Stunned (and rather understandably) by that verdict and the entire situation deciding in his favour, Antolić has now filed a private lawsuit against the talented cartoonist himself, which Nik Titanik assessed as an unprecedented case in the entire history of the Croatian state.

Lawyer: A lack of understanding of the basics of freedom of expression

“A look through a microscope reveals the true cause of the bad situation within Dinamo” with various inflammatory connotations associated with the plaintiff (Copyright Nik Titanik)

“A private criminal lawsuit was filed because of a caricature, and in the event of a final verdict declaring me guilty, this case can serve as a legal precedent for all future cases in which the actions of public figures are criticised, which will significantly threaten media and democratic freedoms in Croatia and limit free the work of all cartoonists, humorists, satirists, stand-up comedians, photo editors and other similar artists, but also of all journalists who write critically about public figures and topics important to the public,” stated Croatian artist Nik Titanik in a recent statement.

Vanja Jurić, the Croatian artist Nik Titanik’s lawyer, pointed out in her own statement for Slobodna Dalmacija that the criminalisation of caricatures and obvious satire shows a lack of understanding of the basics of freedom of expression and the standards that should be the basis of any advanced society.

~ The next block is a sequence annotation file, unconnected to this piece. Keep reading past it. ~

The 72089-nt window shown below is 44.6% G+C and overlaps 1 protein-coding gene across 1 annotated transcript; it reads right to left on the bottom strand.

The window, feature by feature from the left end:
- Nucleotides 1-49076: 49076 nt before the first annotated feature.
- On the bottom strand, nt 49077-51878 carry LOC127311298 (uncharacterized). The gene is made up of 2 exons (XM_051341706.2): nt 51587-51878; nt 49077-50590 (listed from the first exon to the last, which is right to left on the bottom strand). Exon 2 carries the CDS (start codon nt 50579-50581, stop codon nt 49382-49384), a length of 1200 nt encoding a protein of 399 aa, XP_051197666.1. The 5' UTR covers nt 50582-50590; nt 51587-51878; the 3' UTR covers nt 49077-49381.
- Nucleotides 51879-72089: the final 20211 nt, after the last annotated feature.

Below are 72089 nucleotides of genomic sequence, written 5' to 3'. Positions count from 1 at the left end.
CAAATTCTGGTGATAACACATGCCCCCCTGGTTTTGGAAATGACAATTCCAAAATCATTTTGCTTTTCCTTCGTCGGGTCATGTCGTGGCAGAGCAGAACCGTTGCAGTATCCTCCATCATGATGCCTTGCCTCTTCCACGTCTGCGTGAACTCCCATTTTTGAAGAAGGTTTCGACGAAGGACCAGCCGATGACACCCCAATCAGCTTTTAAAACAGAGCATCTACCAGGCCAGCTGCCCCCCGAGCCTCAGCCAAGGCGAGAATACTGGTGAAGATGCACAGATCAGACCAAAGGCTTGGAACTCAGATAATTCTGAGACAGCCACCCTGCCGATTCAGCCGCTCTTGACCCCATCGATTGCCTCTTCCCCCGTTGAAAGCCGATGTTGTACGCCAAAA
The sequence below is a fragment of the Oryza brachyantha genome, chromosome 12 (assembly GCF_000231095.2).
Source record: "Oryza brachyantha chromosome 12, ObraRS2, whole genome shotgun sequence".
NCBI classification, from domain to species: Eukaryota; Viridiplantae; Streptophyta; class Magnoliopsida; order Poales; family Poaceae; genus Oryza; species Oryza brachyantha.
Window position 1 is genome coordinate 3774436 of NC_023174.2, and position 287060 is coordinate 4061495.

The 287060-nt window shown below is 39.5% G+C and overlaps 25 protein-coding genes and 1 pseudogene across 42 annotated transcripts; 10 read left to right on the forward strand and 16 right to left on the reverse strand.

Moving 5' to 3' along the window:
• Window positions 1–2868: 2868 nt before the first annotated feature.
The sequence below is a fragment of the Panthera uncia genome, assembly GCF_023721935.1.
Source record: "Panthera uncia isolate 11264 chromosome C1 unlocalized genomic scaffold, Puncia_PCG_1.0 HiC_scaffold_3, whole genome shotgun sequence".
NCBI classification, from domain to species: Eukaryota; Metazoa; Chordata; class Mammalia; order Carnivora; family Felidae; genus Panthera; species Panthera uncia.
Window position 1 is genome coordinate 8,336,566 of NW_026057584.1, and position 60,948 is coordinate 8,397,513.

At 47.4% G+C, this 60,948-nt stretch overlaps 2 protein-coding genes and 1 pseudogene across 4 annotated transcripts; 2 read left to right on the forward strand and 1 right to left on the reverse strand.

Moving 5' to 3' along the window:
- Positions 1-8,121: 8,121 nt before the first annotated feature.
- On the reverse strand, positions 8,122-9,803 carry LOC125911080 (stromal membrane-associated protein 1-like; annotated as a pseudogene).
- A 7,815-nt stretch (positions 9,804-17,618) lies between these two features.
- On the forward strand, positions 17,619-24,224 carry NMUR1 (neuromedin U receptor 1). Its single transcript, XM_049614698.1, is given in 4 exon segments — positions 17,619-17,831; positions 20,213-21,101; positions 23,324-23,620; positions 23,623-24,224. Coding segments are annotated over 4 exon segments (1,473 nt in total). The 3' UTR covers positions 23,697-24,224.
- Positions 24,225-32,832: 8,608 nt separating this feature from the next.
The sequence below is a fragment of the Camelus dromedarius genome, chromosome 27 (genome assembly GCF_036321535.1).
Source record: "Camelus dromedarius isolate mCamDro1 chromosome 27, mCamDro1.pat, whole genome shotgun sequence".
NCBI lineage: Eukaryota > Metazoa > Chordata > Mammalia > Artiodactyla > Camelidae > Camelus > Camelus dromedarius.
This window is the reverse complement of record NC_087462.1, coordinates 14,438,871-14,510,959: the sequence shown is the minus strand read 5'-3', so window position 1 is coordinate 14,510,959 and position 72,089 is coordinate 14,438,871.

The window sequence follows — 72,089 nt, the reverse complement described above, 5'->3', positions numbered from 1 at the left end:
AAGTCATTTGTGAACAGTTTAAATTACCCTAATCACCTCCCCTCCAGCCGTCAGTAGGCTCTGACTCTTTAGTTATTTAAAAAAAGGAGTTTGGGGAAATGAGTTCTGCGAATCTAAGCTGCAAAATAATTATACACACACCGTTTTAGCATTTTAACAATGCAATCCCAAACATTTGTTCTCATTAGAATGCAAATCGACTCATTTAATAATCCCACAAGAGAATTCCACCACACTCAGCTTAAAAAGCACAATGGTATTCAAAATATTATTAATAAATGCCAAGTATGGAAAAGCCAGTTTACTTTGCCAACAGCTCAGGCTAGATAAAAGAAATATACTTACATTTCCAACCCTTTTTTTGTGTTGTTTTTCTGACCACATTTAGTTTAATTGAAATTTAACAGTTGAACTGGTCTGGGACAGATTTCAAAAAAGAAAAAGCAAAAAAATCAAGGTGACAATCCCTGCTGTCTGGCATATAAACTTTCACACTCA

“Such procedures are a heavy burden for both journalists and artists who, through their forms, deal with important social issues. We must not allow them to become something that we consider normal, and I’m sure that in the process we’ll prove that this isn’t a criminal offence, but instead that it’s a permissible way of expressing criticism,” assured the top media lawyer.

The caricatures that are the subject of criminal proceedings, added Vanja Jurić, dealt with public figures and the situation in Zagreb’s biggest football club, and they problematise a topic of public interest and events about which there was a wide public debate. In other words, Croatian artist Nik Titanik was quite literally just doing his job.

A message to Antolić: This is not going to work out for you

Another lurid depiction of Antolić with Mamić’s hand up his nether region and a comment being made by Mamic about needing to “delve deeper” in said region for advice from Antolić (Copyright Nik Titanik)